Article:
The quality improvement framework, "Developing People - Improving Care" is relevant in both settings. We have lots to learn from each other.

  5. Guest

    Rebecca Best 2 years, 11 months ago

    This looks like a great project. Finding ways to improve staff motivation feels particularly important in both settings - I really like the “joy at work” theme.

    1. Guest

      Becky, your local experience in Freetown as part of the Welbodi Partnership, and your relationship with the hospital is going to be invaluable. In fact your fantastic Hospital Triage Quality Improvement project in Sierra Leone was part of the inspiration for our project! Understanding system demand and flow through patient-mapping exercises will certainly establish the direction for our project programme. And collecting, managing and evaluating data throughout the partnership will be a critical part of this journey. Welcome aboard!

  6. Guest

    Caroline Everden 2 years, 11 months ago

    Having volunteered previously under the auspices of a UK-Uganda hospital link, I've seen the benefits it can bring to all involved. There are proven techniques for teaching obstetric skills, which we know can quickly deliver improvements in outcomes, but the ongoing link allows maintenance and development of those skills.

    What a fabulous project this has the potential to be, I hope it gets the support it deserves.

    1. Guest

      Caroline,

      We are so excited to learn from your experience, both in medical education but also as a local QI champion. This project will depend upon on bringing together the rich and varied individual skills of our fantastic community! We really believe this project, and our aim of creating a global Q community, is going to be a learning experience for us all, with so many new opportunities for innovation and practical problem solving. Home and abroad. #TogetherIsBetter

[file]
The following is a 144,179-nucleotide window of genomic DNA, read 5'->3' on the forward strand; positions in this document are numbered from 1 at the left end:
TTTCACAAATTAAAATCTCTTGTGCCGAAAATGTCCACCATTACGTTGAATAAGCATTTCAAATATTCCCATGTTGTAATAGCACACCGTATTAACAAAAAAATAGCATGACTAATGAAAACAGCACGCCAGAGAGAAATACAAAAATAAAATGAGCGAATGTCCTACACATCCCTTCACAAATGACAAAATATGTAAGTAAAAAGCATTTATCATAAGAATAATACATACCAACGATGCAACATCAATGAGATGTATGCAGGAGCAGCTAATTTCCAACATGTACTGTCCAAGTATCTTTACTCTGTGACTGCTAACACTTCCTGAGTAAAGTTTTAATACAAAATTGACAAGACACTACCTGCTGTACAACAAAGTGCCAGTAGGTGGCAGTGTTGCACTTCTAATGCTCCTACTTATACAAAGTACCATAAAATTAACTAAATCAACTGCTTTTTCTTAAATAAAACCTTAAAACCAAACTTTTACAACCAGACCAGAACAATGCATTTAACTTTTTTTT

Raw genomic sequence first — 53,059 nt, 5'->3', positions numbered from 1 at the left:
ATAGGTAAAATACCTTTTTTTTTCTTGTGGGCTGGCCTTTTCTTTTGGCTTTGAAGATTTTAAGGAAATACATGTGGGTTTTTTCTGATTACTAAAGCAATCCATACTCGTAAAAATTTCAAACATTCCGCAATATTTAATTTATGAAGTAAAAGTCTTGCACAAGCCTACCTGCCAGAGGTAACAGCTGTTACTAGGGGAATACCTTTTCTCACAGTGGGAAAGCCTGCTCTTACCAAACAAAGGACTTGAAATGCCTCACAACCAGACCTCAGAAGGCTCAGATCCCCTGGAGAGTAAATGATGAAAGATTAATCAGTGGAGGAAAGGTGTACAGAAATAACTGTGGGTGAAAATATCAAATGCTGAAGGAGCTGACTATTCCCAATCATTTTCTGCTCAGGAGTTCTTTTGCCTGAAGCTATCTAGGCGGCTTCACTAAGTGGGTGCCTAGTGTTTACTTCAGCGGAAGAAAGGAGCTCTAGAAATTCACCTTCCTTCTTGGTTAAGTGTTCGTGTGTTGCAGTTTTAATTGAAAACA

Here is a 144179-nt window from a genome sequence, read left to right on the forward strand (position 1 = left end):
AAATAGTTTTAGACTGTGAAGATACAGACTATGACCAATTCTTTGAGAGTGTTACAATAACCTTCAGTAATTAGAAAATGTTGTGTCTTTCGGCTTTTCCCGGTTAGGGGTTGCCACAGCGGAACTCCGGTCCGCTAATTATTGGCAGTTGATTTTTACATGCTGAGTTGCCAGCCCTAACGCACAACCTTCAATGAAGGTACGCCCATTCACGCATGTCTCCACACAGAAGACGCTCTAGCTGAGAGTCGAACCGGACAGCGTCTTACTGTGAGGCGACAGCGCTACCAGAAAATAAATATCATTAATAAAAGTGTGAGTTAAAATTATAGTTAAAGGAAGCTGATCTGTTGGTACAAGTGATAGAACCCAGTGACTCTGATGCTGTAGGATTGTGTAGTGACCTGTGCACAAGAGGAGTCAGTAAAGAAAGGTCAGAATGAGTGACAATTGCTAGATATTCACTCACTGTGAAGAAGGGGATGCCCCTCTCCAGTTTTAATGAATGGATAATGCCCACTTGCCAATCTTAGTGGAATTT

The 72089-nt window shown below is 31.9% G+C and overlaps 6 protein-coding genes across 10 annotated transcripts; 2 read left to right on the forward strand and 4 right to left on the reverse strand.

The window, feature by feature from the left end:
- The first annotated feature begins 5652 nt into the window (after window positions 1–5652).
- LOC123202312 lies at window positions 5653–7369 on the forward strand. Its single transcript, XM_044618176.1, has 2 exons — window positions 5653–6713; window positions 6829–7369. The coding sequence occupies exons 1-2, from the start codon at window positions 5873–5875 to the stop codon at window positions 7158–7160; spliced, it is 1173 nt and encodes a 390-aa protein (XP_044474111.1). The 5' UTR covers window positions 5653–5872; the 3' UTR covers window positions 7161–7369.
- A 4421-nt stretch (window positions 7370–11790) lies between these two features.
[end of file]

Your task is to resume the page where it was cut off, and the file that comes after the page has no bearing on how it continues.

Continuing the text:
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  7. Guest

    Sadiya Hussain 2 years, 11 months ago

    This is an absolutely fantastic venture. Clinicians will benefit immensely from getting involved. The MMR in Sierra Leone is 1360/100,000 live births. To put this in context the MMR in the UK is about 9/100,000. Women are dying everyday from largely preventable causes. The reasons for these are complex and inextricably linked with cultural, social, and economical factors. We have a real opportunity here to get involved, with training, education, empowering women and healthcare professionals to take the reigns and improving the health of women.

     

    Well done team! This is very exciting!!

     

     

    1. Thank-you for your feedback. Please can you click the support button near the top of this page. Thank-you. Gill Wilson

    2. Guest

      Susana Pereira 2 years, 11 months ago

      Thanks Sadiya!

      Sometimes in the UK we forget how far  we went in safety! We tend to take it for granted and forget the importance of what we do.  And the lack of sense of purpose easily ends in burnout! We are working on how to measure impact at Kingston Maternity- one of the ideas today was to use the cultural survey. Another idea was to measure savings! We may become inspired with the so much is done in Sierra Leone with very little!!

       

       

  8. Guest

    This looks like a very interesting project.  Have you considered some of the learnings from Ghana's quality improvement project, "Project Fives Alive".  The following link may be helpful: http://www.ihi.org/resources/Pages/Publications/ProjectFivesAliveLessonsLearnedGuide.aspx

     

    1. Thank-you for your feedback. Please can you click the support button near the top of this page. Thank-you. Gill Wilson

    2. Guest

      Susana Pereira 2 years, 11 months ago

      Many thanks for your suggestion! Very interesting and useful! We will be focusing on system improvement and moving as much away as possible from “delivering training”.